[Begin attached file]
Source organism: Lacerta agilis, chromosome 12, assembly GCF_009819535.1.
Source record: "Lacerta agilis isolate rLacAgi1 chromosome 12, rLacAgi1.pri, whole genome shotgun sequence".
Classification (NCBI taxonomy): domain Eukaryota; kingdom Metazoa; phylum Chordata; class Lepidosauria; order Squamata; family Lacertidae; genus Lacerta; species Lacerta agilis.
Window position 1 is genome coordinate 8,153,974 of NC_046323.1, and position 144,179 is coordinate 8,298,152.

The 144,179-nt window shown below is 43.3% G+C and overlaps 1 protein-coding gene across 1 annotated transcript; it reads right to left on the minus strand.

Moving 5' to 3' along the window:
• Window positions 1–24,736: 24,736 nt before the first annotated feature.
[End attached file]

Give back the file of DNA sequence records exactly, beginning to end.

Source organism: Lacerta agilis, chromosome 12, assembly GCF_009819535.1.
Source record: "Lacerta agilis isolate rLacAgi1 chromosome 12, rLacAgi1.pri, whole genome shotgun sequence".
Classification (NCBI taxonomy): domain Eukaryota; kingdom Metazoa; phylum Chordata; class Lepidosauria; order Squamata; family Lacertidae; genus Lacerta; species Lacerta agilis.
Window position 1 is genome coordinate 8,153,974 of NC_046323.1, and position 144,179 is coordinate 8,298,152.

The 144,179-nt window shown below is 43.3% G+C and overlaps 1 protein-coding gene across 1 annotated transcript; it reads right to left on the minus strand.

Moving 5' to 3' along the window:
• Window positions 1–24,736: 24,736 nt before the first annotated feature.